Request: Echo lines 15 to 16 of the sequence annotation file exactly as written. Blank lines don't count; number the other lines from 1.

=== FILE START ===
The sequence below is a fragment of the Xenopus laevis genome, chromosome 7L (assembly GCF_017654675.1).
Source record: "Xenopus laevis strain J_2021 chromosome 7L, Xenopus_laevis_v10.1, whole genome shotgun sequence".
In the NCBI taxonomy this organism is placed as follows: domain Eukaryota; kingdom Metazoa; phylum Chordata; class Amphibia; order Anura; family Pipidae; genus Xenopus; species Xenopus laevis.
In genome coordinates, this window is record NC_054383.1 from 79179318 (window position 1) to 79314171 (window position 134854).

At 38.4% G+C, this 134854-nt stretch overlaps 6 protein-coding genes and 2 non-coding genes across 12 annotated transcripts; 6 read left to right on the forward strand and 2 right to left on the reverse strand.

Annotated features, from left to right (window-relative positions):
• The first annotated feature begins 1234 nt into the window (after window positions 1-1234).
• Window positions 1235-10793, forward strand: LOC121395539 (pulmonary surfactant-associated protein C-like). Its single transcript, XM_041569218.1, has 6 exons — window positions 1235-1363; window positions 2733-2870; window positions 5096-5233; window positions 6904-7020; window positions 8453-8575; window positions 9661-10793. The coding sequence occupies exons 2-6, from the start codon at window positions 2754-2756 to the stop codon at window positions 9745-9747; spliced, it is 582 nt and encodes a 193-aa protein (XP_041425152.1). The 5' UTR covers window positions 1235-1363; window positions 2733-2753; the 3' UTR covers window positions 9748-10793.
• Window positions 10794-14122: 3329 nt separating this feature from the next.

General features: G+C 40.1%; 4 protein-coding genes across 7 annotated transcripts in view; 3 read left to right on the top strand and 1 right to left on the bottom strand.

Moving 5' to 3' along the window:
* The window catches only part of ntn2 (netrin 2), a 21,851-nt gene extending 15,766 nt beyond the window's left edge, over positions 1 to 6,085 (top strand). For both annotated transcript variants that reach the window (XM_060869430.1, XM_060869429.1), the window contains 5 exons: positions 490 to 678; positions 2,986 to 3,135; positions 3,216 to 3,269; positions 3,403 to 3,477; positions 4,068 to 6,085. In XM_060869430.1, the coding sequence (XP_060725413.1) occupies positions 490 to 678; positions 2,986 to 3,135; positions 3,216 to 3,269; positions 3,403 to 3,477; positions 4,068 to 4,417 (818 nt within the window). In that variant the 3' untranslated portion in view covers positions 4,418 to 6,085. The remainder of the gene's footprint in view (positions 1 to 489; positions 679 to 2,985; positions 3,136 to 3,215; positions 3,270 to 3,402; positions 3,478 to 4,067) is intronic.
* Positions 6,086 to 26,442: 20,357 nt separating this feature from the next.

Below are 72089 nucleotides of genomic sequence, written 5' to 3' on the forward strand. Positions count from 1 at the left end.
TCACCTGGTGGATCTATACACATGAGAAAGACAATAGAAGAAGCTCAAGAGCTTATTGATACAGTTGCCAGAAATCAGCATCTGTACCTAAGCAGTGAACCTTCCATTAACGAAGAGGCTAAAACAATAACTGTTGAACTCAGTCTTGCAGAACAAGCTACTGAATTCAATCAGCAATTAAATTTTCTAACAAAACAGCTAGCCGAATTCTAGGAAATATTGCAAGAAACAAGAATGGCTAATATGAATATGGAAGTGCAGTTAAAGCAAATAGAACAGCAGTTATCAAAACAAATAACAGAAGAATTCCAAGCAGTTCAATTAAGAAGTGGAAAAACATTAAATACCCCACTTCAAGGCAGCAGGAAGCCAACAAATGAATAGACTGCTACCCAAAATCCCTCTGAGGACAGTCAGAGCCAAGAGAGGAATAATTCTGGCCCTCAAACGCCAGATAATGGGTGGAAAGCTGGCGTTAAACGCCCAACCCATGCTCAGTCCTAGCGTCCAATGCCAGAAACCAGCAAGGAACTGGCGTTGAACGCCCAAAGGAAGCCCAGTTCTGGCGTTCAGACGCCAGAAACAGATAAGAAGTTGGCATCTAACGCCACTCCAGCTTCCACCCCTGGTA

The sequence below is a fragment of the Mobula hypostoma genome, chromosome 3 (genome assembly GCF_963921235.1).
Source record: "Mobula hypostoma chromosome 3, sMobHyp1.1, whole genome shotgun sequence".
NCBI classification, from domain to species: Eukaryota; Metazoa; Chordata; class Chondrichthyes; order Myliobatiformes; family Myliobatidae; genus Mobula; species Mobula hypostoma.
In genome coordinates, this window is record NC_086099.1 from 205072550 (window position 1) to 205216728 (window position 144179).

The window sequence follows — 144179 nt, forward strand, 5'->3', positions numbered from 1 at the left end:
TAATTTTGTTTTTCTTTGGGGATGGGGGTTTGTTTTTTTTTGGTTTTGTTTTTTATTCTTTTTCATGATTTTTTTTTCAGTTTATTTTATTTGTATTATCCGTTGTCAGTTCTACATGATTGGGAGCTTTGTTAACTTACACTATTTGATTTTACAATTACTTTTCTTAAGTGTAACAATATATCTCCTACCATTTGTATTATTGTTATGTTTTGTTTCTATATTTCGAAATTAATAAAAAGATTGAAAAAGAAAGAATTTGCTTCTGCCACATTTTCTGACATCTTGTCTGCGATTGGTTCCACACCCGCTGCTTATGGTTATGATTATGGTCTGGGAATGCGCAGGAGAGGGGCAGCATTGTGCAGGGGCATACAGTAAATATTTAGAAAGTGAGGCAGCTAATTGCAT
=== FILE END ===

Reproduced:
TCACCTGGTGGATCTATACACATGAGAAAGACAATAGAAGAAGCTCAAGAGCTTATTGATACAGTTGCCAGAAATCAGCATCTGTACCTAAGCAGTGAACCTTCCATTAACGAAGAGGCTAAAACAATAACTGTTGAACTCAGTCTTGCAGAACAAGCTACTGAATTCAATCAGCAATTAAATTTTCTAACAAAACAGCTAGCCGAATTCTAGGAAATATTGCAAGAAACAAGAATGGCTAATATGAATATGGAAGTGCAGTTAAAGCAAATAGAACAGCAGTTATCAAAACAAATAACAGAAGAATTCCAAGCAGTTCAATTAAGAAGTGGAAAAACATTAAATACCCCACTTCAAGGCAGCAGGAAGCCAACAAATGAATAGACTGCTACCCAAAATCCCTCTGAGGACAGTCAGAGCCAAGAGAGGAATAATTCTGGCCCTCAAACGCCAGATAATGGGTGGAAAGCTGGCGTTAAACGCCCAACCCATGCTCAGTCCTAGCGTCCAATGCCAGAAACCAGCAAGGAACTGGCGTTGAACGCCCAAAGGAAGCCCAGTTCTGGCGTTCAGACGCCAGAAACAGATAAGAAGTTGGCATCTAACGCCACTCCAGCTTCCACCCCTGGTA

The sequence below is a fragment of the Mobula hypostoma genome, chromosome 3 (genome assembly GCF_963921235.1).